Chapter

Sixteenth- and Seventeenth-Century Atlases Relevant to History

in Historical Atlases

Published by University of Chicago Press

Published in print July 2003 | ISBN: 9780226300719
Published online March 2013 | e-ISBN: 9780226300726 | DOI: http://dx.doi.org/10.7208/chicago/9780226300726.003.0002
Sixteenth- and Seventeenth-Century Atlases Relevant to History

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The origin of historical atlases, as now conceived, presupposes that a “geography” called “ancient” or “old” signified ancient history. It follows from this reasoning that atlases that embody “ancient geography” may be freely said to contain “historical” maps and to form “historical” collections. This substitution of “history” for “geography” is hasty and uncalled for: old geography was no less geographic than the “new” variety. The discipline of ancient geography fascinated geographers and mapmakers for a long time. The acquisition of Ptolemy by Latin scholars revived a science of geography, and capped the ancient geographical literature known to Europeans. Chronologically specific scenes embodying geography were created before Ortelius. The comprehensive historical atlases of the future depended on bridging the ancient and modern branches of geography and on realizing that all the past, or all parts of it, were the subject needing to be mapped. Inhibited from yielding to these directives, the Parergon and its progeny retreated gradually into a niche.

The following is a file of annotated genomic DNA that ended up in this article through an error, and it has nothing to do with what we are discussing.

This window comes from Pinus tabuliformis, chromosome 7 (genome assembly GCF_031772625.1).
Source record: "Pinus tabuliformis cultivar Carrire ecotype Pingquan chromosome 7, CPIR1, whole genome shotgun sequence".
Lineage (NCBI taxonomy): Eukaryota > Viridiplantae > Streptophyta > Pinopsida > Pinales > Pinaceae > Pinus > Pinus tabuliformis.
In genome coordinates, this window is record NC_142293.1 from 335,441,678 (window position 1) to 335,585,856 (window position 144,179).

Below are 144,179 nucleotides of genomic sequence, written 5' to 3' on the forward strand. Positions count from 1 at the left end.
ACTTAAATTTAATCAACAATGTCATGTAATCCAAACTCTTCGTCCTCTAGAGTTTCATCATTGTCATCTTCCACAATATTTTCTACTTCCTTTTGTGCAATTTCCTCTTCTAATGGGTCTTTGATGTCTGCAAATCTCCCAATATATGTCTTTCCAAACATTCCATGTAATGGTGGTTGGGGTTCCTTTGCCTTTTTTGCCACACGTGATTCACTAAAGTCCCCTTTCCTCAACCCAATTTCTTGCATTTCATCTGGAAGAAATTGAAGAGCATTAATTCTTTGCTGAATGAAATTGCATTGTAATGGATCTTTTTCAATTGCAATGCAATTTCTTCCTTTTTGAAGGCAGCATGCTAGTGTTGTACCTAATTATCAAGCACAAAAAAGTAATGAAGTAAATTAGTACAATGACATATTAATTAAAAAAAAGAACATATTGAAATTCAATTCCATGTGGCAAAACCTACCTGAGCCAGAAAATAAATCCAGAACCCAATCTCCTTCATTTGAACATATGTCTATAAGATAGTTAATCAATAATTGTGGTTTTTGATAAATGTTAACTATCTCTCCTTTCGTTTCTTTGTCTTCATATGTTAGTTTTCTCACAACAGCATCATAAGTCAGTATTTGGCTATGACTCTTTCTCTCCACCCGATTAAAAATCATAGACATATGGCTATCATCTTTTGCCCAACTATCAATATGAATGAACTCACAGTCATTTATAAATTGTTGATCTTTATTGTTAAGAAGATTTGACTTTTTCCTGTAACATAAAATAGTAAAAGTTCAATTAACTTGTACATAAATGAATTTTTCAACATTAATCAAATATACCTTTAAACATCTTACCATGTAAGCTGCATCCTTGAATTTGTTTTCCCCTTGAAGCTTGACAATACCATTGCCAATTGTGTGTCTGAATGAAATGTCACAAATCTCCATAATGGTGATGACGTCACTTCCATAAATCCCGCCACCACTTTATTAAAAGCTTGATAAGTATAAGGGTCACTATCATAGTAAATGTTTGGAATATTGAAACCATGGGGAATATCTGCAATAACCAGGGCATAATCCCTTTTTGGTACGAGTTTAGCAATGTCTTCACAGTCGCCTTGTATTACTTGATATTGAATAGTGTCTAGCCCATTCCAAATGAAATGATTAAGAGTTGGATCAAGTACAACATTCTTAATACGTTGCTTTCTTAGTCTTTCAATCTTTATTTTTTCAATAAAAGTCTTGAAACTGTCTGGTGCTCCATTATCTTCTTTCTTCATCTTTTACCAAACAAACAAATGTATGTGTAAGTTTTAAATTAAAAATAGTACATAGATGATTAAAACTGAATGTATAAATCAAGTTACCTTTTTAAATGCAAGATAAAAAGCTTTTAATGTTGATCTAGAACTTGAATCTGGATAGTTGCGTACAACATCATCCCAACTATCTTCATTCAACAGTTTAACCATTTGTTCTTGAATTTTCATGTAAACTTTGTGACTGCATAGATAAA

Keywords: historical atlases; geography; ancient history; Latin scholars; Ortelius

Chapter.  16667 words.  Illustrated.

Subjects: Early Modern History (1500 to 1700)

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